# Learn how to do risk analysis with the William T. Fine Method

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## Types of Risks

When we are talking about risk analysis, our first challenge is to understand what are the main problems that can occur in our work environment and for that it is worth to see what are the main types of risks that exist:

• Management Risks - problems stemming from poor decision-making, either due to lack of knowledge base, little managerial experience or error of judgment
• Risks of accident - normally related to safety of the work environment or operation of machines and equipment. They can range from severe accidents to more serious accidents with physical consequences for the professional in question
• Chemical / biological hazards - problems with particulates, aerosols, gases, vapors, dust, fumes, etc. that can cause health damage
• Ergonomic hazards - usually related to the execution of labor activities and ranging from repetitive movements and manual transport of heavy loads to improper posture and imposing excessive rhythms
• Physical risks - are connected to the work environment itself and include noise, poor lighting, excessive vibration and uncomfortable thermal environment.

Depending on the business environment of your company, one type of risk may be more relevant, but what matters in practice is that you can measure the most important risks, and from that measurement, you can decide where invest in risk prevention, be it a financial investment or a preventive effort.

## How to do risk analysis

In general, risk analysis is done taking into account two main factors

• Probability
• Impact

Basically you should analyze the chance of a risk happening (probability) and how much this risk will influence your company if it actually happens (impact). This concept is easier to visualize in a matrix of risks:

See that for each risk you should say whether the probability is rare, low, medium, high, or practically certain to happen, and in the case of impact, it will have no impact, whether it is mild, medium, severe or very serious. Depending on the weights used for each response you will have a final note for your risk.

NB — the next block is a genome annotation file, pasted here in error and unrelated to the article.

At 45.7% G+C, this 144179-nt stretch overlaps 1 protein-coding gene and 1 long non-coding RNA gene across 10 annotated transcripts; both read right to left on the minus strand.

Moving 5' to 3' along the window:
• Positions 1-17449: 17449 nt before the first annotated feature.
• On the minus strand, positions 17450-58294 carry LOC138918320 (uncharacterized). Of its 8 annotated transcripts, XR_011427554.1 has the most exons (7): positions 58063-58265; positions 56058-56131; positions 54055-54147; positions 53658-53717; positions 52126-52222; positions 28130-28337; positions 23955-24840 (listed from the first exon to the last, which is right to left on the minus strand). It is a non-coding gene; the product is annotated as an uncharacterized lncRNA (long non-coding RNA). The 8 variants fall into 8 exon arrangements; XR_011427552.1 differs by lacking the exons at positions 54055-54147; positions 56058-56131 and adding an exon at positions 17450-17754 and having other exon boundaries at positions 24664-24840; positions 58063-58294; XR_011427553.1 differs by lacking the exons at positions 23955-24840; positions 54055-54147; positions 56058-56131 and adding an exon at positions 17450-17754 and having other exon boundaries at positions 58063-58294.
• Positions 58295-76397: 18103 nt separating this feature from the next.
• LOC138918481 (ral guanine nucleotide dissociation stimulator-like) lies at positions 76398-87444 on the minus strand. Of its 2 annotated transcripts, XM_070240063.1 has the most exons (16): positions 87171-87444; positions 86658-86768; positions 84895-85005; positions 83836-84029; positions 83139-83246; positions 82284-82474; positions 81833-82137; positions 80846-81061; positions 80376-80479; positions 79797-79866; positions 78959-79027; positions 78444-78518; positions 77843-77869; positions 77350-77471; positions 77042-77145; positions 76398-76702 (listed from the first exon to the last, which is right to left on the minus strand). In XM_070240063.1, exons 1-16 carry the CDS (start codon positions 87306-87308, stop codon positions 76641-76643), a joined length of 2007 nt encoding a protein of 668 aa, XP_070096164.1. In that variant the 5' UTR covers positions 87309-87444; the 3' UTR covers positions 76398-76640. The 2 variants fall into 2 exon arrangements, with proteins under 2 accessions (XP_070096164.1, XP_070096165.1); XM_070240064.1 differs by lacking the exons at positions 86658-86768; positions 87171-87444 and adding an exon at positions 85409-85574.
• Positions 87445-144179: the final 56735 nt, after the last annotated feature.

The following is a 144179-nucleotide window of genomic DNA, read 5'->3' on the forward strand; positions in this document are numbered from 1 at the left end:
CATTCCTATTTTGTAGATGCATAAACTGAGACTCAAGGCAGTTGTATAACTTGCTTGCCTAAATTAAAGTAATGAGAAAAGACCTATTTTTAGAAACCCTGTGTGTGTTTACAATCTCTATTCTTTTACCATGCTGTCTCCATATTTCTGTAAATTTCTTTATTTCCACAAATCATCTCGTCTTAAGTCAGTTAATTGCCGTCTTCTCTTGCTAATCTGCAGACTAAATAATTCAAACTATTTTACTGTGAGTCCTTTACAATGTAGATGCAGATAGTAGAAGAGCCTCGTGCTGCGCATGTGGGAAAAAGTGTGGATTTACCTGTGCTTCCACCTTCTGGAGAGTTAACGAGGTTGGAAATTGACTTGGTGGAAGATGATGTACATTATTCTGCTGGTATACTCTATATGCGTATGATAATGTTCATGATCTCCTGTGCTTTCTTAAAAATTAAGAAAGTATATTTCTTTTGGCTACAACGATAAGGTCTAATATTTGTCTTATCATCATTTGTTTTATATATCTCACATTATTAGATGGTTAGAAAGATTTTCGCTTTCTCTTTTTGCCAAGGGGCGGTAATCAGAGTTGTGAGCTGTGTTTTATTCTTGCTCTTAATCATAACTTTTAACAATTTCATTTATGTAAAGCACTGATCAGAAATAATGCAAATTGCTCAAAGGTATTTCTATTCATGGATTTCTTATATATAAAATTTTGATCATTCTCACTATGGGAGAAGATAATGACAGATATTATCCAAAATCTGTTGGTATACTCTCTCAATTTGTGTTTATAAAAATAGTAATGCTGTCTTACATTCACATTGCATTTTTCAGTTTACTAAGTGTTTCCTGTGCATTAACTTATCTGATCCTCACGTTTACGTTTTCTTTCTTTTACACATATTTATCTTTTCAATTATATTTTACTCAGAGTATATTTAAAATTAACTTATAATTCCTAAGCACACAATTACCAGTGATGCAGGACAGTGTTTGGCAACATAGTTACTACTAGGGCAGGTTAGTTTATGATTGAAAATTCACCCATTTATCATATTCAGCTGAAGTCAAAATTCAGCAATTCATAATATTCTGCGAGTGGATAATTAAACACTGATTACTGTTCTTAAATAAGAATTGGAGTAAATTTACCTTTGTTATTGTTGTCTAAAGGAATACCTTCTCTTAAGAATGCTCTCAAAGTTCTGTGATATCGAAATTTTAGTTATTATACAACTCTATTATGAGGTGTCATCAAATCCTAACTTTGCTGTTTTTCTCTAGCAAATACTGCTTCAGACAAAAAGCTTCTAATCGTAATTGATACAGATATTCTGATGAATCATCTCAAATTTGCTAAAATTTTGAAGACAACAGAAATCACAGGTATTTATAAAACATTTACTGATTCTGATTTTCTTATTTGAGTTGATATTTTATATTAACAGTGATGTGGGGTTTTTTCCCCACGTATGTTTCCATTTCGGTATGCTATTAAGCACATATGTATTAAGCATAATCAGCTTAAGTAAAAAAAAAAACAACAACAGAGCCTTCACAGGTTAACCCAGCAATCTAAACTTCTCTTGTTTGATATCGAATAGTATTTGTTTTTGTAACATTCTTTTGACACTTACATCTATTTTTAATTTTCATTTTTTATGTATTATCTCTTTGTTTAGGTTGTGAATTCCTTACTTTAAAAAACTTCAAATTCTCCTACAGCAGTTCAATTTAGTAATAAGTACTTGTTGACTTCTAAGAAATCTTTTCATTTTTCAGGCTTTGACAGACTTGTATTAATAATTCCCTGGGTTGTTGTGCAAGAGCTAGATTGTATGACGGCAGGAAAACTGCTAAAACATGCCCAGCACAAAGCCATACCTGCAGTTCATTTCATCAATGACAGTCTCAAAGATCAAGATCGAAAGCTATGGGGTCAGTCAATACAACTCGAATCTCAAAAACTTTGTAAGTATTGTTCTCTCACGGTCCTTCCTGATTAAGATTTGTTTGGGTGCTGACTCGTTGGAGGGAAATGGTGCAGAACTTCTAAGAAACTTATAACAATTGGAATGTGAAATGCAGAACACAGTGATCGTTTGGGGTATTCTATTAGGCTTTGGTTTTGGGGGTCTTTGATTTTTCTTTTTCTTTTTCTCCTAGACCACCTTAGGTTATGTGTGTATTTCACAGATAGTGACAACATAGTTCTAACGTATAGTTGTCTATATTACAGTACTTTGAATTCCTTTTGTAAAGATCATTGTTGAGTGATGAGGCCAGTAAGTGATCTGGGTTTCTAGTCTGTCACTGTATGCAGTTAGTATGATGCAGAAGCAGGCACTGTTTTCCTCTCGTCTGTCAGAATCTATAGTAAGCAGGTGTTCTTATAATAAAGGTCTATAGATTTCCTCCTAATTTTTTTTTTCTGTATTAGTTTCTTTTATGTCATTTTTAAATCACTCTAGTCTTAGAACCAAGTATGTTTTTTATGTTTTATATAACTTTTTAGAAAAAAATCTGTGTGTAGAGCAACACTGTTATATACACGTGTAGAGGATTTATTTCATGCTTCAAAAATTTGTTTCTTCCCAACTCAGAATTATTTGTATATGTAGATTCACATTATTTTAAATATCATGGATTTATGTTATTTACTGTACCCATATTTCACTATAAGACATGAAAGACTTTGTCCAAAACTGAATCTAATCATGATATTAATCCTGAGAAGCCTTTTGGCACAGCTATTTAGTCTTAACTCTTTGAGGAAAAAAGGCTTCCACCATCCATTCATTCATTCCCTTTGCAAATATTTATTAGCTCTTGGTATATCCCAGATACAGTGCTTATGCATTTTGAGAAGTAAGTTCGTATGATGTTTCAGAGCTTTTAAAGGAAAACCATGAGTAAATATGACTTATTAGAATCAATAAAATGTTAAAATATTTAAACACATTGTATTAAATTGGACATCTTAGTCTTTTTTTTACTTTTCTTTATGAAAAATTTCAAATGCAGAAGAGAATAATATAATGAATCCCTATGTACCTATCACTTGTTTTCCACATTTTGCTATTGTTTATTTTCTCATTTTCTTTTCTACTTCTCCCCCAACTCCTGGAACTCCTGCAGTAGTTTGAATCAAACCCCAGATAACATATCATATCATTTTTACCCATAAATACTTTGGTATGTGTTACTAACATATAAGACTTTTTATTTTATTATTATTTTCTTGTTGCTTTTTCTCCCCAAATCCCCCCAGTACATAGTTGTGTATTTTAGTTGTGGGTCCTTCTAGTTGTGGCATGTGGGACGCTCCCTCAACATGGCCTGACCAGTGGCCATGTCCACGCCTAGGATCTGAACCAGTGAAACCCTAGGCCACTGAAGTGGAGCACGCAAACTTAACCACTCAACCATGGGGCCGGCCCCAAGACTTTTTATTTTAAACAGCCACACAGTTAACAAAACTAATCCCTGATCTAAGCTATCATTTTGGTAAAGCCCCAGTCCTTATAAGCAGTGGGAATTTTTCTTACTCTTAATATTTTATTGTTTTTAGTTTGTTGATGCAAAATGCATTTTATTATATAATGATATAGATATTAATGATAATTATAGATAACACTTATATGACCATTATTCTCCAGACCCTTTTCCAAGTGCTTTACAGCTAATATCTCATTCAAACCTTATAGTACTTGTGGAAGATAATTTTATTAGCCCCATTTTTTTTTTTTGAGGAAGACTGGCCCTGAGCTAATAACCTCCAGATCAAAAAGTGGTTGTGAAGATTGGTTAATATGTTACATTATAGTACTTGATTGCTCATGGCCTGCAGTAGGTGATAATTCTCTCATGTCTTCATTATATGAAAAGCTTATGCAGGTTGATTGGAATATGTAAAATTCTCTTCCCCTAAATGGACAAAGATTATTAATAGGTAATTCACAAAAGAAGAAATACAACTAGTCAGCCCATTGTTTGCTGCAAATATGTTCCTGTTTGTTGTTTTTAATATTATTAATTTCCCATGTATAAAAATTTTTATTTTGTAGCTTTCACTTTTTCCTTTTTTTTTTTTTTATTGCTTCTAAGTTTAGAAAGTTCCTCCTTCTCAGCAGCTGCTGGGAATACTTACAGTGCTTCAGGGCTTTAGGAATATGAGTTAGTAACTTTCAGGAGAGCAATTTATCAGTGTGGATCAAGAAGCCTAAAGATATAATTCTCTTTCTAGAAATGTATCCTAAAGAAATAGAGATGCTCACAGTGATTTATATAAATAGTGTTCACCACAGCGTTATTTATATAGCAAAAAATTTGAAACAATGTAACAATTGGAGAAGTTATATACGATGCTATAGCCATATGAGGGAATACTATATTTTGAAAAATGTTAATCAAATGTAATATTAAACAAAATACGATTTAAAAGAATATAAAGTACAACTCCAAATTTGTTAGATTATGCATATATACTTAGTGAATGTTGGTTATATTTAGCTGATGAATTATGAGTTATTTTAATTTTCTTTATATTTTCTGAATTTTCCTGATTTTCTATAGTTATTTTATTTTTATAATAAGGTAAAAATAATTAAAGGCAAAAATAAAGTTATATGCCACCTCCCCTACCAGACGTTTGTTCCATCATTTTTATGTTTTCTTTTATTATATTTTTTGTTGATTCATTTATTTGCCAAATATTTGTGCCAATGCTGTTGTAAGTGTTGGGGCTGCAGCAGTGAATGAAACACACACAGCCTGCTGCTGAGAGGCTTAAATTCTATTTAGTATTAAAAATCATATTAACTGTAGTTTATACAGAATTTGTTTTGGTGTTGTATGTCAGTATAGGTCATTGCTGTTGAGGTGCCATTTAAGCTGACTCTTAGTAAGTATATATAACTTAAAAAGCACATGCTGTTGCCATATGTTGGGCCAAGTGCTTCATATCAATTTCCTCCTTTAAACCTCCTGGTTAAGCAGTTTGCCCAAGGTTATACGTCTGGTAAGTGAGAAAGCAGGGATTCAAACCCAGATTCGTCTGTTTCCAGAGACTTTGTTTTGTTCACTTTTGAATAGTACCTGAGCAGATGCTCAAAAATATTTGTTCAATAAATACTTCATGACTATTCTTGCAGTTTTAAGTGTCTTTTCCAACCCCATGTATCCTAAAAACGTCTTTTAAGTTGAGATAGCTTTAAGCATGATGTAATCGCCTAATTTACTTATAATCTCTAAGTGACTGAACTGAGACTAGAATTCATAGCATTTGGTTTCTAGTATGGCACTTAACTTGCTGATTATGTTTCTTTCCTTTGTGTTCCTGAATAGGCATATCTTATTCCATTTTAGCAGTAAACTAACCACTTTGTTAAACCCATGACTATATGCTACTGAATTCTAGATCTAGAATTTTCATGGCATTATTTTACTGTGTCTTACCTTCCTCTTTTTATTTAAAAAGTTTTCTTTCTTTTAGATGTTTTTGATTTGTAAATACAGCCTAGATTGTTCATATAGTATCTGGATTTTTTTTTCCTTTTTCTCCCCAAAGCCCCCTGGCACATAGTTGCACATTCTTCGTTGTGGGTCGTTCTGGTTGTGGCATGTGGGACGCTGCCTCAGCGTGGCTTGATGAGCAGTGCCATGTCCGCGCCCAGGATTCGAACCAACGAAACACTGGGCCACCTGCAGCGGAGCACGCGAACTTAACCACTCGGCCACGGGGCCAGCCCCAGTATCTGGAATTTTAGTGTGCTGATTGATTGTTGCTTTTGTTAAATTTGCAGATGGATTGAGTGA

Assuming I have different 3 risks and use weights from 1 to 5 for each of these responses, I would have the following scenario:

• 1 Risk - High Probability (4) x Light Impact (2) = 8 - High Risk
• 2 Risk - Rare Probability (1) x Light Impact (2) = 2 - Low Risk
• 3 Risk - Average Probability (3) x Severe Impact (4) = 12 - Extreme Risk

That way, instead of subjectively assessing which risk to deal with first, you have a clear measurement of which risk to act first in a very simple and objective way. I talked a little more about the risk matrix in an article on how to do project risk management. Now, this method, interesting as it is, forgets a primary factor.

## How the William T. Fine Method can help further

If we only take into account the variables of probability and impact would be forgetting one of the most important factors for any business, which is money and how much it costs to solve each of these risks. It is precisely by taking into account this extra variable that the William T. Fine method enters.

In this methodology there are two primordial variables:

• Degree of Criticity - which is a kind of risk matrix that takes into consideration 3 variables: consequence (similar to impact), exposure to risk (that is the frequency that the risk usually manifests) and probability.
• Investment justification - takes into account the degree of criticality compared to the cost factor (which analyzes the amount to be invested) and the degree of correction (which shows how much of the risk will actually be corrected)

Not to be too general let's see exactly how this methodology works.